Viet Kitchen

Viet Kitchen

From a quick lunch to after work cocktails to a delightful supper with friends, Viet Kitchen has traditional Vietnamese fare for any occasion

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Foodie  Foodie  | over 3 years ago

This article originally appeared in the latest June edition of Foodie: The Foodie Forks. Read it here!


What is it? Following on from his hip eatery Chom Chom, award-winning chef Peter Cuong Franklin is making a return to a purer variety of Vietnamese with Viet Kitchen.


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The place: Colourful masks from Hanoi line the walls as do photographs of Southeast Asian street-life to set the mood for the eating experience to come. An eclectic music mix of classic rock like Bob Dylan and the Rolling Stones is meshed in seamlessly with Vietnamese rock bands creating a cool undercurrent admist the comfortable booths and sociable bar seating. A private area is available that seats ten in the wall to ceiling window-side space. The pretty porcelains that house the delicious eats have all been sourced from Bat Trang, the famous ceramics village in Northern Vietnam.

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The drinks: A fruity selection of cocktails for $98 sets the scene for a refreshing opener to the meal. Mango Capriniha, Pineapple Freeze and Mekong Slings sit alongside the likes of $58 mocktails like the thirst-quenching Grapefruit Mojito, Mango Dream andthe beautiful combination of the Watermelon Cucumber Cooler. There’s also the in-house freshly pressed sugar cane juice for a sweet accompanier to your pho, obligatory fresh lime sodas and young coconuts or a selection of Vietnamese beers and a comprehensive wine list.

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The eats: We began with a serving of tender and flavoursome roast duck rice paper rolls with a carefully measured ratio of duck to noodle in each roll and served alongside a sweet plum sauce that brought out the fragrant flavors of the meat. An enticingly aromatic steamed shrimp and pork ravioli followed, with tiny pockets of fish and meat in the center of the flour-based rounds swimming in Vietnamese fish sauce with a slight spicy kick from sparsley added red chillies.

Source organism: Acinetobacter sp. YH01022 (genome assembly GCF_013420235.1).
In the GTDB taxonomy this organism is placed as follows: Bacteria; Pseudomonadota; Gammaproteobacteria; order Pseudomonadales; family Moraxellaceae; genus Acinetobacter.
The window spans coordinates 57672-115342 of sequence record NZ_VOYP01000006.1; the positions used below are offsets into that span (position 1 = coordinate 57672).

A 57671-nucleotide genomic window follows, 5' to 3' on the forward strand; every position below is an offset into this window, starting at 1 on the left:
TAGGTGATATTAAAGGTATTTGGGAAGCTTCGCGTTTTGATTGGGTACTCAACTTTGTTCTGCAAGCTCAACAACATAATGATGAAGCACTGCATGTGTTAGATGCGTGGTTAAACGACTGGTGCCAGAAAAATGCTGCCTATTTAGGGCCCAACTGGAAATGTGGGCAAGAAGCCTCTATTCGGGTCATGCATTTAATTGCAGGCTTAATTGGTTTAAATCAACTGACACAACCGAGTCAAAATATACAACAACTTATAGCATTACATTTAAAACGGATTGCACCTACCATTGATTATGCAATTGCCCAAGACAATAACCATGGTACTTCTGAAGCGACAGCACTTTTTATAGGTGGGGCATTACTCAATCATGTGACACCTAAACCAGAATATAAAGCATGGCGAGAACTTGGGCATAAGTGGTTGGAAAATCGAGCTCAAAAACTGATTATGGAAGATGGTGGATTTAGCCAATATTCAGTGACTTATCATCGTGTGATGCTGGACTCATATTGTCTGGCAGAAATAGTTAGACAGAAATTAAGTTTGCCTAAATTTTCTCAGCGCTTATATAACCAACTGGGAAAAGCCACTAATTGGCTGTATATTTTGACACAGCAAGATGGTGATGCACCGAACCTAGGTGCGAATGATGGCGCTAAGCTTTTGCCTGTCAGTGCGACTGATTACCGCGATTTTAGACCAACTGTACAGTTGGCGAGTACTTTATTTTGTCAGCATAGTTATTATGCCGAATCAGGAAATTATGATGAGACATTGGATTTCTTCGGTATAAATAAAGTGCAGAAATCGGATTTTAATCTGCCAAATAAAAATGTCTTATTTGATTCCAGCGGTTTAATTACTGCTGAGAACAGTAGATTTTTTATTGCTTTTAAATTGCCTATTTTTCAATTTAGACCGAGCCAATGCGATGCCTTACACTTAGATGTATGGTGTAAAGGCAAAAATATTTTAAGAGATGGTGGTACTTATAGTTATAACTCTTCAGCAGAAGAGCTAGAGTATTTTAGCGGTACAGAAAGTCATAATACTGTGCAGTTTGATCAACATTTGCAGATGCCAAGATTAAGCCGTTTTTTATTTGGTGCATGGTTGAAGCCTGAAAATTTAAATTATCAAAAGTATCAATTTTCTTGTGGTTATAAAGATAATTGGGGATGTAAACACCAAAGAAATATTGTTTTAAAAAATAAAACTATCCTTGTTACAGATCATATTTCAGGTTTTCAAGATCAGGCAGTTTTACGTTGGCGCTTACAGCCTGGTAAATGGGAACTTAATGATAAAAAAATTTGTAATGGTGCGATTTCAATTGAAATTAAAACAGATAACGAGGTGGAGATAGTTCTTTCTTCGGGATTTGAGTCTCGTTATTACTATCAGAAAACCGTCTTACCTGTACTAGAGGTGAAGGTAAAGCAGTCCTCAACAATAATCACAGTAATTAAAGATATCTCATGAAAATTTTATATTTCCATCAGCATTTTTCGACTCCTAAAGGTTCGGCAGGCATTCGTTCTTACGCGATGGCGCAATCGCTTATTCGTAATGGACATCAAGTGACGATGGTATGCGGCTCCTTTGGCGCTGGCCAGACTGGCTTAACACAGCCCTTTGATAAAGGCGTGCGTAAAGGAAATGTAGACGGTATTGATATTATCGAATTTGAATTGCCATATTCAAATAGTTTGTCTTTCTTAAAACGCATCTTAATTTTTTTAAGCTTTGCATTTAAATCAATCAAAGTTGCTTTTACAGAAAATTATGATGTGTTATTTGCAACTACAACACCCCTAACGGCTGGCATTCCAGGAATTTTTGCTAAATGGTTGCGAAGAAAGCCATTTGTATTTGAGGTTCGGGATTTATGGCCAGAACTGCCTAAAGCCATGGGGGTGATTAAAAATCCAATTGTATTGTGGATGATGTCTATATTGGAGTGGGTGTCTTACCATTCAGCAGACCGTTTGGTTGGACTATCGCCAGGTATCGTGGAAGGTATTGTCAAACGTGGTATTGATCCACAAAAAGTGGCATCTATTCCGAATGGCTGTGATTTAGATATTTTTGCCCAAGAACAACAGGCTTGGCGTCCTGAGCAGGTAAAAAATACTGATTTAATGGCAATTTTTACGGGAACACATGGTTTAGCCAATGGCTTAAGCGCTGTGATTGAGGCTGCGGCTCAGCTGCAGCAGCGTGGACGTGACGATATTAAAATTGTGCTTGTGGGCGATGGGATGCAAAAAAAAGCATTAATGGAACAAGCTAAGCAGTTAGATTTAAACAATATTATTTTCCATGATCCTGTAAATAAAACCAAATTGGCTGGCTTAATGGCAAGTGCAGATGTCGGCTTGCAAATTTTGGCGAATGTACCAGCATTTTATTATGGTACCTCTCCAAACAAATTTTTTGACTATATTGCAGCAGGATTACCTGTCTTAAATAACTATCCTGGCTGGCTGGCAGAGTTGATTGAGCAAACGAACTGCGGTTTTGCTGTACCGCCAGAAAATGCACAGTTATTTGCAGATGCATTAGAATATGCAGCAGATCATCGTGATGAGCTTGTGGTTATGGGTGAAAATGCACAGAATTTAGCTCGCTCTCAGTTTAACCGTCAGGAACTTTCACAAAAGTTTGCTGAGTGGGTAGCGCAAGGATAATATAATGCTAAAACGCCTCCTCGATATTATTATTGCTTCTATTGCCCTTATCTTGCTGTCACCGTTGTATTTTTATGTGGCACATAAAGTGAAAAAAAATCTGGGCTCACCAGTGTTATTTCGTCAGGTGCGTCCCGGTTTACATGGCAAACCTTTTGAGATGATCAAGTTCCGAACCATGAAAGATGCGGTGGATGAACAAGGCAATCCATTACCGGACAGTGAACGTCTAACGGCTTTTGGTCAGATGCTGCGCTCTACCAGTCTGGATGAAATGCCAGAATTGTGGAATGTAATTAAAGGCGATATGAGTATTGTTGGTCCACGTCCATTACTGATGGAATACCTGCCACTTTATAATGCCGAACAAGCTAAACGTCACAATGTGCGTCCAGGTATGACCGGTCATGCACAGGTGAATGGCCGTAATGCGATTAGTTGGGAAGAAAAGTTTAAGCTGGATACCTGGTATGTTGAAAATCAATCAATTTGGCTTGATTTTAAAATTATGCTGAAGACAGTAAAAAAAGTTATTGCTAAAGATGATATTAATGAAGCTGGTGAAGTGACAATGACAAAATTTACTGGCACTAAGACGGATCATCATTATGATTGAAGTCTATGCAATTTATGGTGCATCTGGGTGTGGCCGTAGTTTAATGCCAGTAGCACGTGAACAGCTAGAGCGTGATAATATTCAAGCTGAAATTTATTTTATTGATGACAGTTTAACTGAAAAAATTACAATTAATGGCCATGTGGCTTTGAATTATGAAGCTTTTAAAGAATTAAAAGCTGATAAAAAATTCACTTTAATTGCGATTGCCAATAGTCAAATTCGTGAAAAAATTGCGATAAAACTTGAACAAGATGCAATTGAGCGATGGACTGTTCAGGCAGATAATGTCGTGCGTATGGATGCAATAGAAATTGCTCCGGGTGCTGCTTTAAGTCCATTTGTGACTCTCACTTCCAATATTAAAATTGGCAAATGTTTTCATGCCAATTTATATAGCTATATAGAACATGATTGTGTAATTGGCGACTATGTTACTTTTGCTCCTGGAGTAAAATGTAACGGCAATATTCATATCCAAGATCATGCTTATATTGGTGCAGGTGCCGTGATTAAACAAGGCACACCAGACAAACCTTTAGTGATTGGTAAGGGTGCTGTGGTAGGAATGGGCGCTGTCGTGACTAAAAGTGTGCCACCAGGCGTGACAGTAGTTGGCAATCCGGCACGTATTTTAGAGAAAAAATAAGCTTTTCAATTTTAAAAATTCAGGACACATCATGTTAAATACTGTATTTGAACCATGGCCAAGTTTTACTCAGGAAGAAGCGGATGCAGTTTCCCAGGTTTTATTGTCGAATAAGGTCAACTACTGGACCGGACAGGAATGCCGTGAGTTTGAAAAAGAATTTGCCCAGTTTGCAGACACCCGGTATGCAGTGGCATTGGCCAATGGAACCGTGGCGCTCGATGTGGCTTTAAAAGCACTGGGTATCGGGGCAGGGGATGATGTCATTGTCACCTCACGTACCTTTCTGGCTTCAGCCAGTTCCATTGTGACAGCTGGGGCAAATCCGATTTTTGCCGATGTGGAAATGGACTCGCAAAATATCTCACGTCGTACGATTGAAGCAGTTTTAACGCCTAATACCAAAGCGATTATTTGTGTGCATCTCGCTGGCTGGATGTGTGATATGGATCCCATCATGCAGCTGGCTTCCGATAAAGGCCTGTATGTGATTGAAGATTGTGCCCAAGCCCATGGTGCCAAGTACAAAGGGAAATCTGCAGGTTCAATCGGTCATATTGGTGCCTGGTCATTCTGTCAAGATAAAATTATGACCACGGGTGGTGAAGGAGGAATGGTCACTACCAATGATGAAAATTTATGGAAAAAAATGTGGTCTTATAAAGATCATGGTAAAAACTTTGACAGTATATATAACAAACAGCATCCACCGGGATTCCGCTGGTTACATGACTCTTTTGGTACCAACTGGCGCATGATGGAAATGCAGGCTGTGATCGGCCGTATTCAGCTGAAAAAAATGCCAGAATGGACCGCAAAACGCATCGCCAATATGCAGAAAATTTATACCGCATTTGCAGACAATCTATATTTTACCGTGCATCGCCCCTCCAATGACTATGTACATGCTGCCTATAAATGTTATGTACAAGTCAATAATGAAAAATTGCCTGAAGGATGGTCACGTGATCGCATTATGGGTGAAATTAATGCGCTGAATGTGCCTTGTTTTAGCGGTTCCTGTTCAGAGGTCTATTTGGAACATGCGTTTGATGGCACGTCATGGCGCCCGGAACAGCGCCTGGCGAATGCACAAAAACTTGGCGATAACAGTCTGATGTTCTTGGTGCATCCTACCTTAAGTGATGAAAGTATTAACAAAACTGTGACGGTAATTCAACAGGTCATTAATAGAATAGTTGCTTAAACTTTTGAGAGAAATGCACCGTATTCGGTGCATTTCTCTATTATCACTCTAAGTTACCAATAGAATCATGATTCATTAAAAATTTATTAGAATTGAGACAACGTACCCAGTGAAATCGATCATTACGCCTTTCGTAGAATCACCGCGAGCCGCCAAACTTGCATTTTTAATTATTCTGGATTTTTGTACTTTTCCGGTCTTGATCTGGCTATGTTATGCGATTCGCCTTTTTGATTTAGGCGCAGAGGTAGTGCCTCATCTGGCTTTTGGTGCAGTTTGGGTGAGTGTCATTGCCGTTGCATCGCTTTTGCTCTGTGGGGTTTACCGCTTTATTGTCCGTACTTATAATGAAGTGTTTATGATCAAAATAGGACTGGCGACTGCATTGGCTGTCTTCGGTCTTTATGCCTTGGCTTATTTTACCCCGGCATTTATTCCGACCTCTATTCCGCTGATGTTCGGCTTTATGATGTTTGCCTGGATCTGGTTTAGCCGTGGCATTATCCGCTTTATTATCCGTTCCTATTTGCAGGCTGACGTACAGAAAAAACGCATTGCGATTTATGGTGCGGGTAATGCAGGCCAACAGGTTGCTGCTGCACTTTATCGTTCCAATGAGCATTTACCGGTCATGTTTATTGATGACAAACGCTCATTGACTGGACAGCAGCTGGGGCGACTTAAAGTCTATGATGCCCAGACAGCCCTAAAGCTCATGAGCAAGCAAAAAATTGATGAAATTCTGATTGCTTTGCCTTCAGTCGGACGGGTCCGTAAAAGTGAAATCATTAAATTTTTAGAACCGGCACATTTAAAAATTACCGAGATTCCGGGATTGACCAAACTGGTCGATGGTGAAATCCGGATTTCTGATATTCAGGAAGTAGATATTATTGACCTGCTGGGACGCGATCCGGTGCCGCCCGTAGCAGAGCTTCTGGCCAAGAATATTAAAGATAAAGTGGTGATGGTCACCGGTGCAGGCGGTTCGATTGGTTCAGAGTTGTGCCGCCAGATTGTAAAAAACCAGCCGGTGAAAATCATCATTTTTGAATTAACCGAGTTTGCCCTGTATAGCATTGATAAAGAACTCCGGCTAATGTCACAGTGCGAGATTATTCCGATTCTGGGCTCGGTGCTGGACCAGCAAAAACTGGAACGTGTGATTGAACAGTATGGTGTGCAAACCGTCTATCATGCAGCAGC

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Now, you can order a pho, a big one and slurp it all to yourself –or– you can go for the flight of pho and try all four flavours in miniature. The slightly sweet broth of the Saigon beef, thanks to cinnamon and star anise, includes both cuts of brisket and sirloin, you can then move on to a mini-bowl of rich Hanoi chicken before taking your taste buds to the extreme with the Hue spicy beef and pork and then bringing them back again with the roast duck pho. All are made with fresh noodles with a velvety texture that absorbs the Hanoi-style clear broth so each mouthful is full of flavour.

The caramel chicken wings are an easy pleasing order served with pickled carrots and dikon while the wok fried clams with lime butter sauce are a light and juicy sideline. The grilled lemongrass kurobuta pork chop was one of our top dishes of the night that came with a crunchy cabbage salad we adored. Fresh veggie options like the morning glory, crispy green beans and sweet corn and mushroom provide the required mindfulness to the meal and the ginger fried rice with garlic was full of powerful fresh flavours. They are also capitalising on the hurried lunch crowd with their set lunch menu of starter and main for $98 as well as their offshoot Viet Baguette, a takeaway counter serving up bánh mì sandwiches, fries and Vietnamese coffee to take back to the office and make co-workers drool.

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Verdict: Another win for Chef Peter Franklin. The food is expectedly delightful, the prices reasonable and the concept covers enough ground for us to anticipate returning for hasty lunches, convivial happy hours and langorous suppers enjoying a flight of phở (because we could never choose just one flavour).

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Viet Kitchen, G04 & G06, Nexxus Building, 41 Connaught Road, Central

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